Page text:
Stop lorries causing ‘major disruption’ on local roads, council chiefs say


Local authority leaders have called for an outright ban on HGV drivers using standard car sat navs as large vehicles continue to damage bridges and cause havoc on local roads.

Currently, lorry drivers are advised to use specialist sat navs, which include bridge heights, narrow roads, and roads unsuitable for trucks, to help them navigate away from small, rural roads.

Despite this advice, the Local Government Association (LGA) has warned that lorries are still blocking streets, getting stuck in villages and crashing into bridges because they have been misled by a standard car sat nav.

The LGA is calling on the Government to take urgent action and use its forthcoming Transport Bill to require all HGV drivers by law to use specialist sat navs.

‘The spate of accidents we continue to see involving lorries blocking streets, damaging local areas and crashing into bridges on an all too regular basis are causing major disruption to local communities,’ said LGA transport spokesperson Cllr David Renard.

‘There are more lorry journeys than ever, risking more incidents. HGV mileage grew by nearly 9% over the last year and is back above pre-pandemic levels.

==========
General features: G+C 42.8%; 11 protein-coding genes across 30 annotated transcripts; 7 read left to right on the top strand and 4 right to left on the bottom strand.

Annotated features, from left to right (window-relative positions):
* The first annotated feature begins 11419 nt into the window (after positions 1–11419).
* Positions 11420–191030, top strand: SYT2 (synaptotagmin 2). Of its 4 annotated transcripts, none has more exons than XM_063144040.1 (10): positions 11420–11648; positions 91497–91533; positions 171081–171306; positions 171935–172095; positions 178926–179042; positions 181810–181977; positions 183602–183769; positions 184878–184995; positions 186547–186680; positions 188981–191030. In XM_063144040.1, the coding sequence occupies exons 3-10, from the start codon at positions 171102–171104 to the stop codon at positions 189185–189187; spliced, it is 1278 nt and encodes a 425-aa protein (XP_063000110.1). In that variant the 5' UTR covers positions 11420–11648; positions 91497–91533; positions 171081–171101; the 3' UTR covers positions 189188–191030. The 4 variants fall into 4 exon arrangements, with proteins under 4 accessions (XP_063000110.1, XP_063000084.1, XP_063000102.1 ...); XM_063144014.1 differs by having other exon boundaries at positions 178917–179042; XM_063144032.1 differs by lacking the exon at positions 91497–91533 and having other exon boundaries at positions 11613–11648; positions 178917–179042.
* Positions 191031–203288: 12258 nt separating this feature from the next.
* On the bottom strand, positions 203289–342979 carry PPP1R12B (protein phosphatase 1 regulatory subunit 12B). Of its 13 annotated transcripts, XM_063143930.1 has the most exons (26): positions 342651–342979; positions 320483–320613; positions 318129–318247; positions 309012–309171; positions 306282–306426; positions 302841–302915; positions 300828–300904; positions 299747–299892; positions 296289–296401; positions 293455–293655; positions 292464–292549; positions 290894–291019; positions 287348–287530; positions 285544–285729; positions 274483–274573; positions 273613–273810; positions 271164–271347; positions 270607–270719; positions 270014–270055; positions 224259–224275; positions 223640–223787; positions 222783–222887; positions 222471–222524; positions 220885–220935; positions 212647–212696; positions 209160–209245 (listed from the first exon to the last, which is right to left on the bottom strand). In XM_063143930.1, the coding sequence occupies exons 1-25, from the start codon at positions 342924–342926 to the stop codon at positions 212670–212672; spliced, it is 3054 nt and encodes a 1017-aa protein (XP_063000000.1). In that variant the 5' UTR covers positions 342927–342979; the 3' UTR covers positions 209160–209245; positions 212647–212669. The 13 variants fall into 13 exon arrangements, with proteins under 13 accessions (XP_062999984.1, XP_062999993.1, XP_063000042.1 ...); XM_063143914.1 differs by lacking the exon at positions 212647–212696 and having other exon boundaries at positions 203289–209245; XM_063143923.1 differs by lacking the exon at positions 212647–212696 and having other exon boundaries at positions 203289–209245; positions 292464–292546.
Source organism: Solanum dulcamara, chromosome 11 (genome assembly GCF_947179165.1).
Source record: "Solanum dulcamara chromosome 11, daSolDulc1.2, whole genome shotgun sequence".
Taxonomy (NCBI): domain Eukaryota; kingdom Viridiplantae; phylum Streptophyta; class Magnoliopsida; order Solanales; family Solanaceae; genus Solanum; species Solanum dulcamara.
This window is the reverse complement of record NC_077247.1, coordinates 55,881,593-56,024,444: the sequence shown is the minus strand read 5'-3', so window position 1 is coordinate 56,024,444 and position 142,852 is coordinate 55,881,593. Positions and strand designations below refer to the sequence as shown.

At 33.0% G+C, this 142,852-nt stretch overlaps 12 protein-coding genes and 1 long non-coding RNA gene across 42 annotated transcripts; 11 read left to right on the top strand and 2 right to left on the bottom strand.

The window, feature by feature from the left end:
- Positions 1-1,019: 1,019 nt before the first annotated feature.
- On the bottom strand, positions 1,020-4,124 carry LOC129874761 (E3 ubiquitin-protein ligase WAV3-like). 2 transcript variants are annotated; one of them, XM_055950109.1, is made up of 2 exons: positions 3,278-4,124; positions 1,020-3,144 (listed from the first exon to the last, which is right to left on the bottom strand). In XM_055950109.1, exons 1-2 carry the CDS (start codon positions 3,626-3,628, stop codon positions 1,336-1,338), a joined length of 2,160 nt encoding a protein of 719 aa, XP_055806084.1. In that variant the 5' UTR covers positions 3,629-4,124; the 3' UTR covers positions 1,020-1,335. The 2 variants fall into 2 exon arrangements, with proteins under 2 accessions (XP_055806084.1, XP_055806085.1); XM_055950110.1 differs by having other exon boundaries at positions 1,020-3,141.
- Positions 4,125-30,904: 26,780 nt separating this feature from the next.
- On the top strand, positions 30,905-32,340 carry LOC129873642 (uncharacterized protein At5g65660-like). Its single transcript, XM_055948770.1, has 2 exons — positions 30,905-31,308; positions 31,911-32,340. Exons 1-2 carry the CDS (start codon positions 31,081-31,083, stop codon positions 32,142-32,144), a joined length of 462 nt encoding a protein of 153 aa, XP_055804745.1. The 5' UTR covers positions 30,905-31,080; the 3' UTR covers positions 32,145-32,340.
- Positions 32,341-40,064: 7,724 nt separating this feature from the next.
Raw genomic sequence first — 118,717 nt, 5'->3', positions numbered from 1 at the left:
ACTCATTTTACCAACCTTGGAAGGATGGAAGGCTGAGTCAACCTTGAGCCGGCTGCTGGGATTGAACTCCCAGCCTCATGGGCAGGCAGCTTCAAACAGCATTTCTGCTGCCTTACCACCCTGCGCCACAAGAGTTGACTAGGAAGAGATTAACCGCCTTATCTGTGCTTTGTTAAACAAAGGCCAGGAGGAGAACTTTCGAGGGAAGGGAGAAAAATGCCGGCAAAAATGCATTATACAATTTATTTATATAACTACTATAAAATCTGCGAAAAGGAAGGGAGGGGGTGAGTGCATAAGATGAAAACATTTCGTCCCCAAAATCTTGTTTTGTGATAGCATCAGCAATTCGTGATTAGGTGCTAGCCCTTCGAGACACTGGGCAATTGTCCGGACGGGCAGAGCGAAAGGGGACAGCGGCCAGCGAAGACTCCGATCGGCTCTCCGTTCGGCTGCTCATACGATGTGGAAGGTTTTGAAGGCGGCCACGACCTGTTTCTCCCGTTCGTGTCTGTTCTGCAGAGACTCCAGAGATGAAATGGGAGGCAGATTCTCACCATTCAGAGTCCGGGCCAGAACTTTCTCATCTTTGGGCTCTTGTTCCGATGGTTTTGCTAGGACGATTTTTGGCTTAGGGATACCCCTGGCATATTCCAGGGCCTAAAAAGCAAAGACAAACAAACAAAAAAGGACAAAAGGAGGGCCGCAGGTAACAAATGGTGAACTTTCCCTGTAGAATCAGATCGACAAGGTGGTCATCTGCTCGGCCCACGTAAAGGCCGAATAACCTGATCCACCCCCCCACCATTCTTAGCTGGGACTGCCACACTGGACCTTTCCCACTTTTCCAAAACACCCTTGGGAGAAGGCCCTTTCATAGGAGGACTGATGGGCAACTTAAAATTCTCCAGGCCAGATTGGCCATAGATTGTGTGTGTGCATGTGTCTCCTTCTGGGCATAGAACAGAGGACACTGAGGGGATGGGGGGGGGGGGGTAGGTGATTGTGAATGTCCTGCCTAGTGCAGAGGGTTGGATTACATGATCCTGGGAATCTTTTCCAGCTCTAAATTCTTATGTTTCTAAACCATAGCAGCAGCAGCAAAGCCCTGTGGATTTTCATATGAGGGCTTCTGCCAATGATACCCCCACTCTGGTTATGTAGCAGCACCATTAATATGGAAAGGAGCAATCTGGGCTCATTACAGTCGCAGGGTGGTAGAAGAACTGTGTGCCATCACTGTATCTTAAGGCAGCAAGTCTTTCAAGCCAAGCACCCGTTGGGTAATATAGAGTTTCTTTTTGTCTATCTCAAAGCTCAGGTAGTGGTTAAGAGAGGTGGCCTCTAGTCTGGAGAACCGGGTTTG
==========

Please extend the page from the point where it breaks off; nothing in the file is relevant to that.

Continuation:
‘Councils already work with freight and haulage companies to ensure that lorries use the most suitable routes and roads. However, there are a minority of drivers who continue to follow satnav systems that take them down routes that are totally inappropriate for the weight and height of their vehicle.

‘By making it mandatory for anyone operating an HGV to use a specialist satnav device, the Government can help to reduce the risk of accidents and keep our roads moving.’

This article first appeared on

Register now for full access

Register just once to get unrestricted, real-time coverage of the issues and challenges facing UK transport and highways engineers.

Full website content includes the latest news, exclusive commentary from leading industry figures and detailed topical analysis of the highways, transportation, environment and place-shaping sectors. Use the link below to register your details for full, free access.

Already a registered? Login

comments powered by Disqus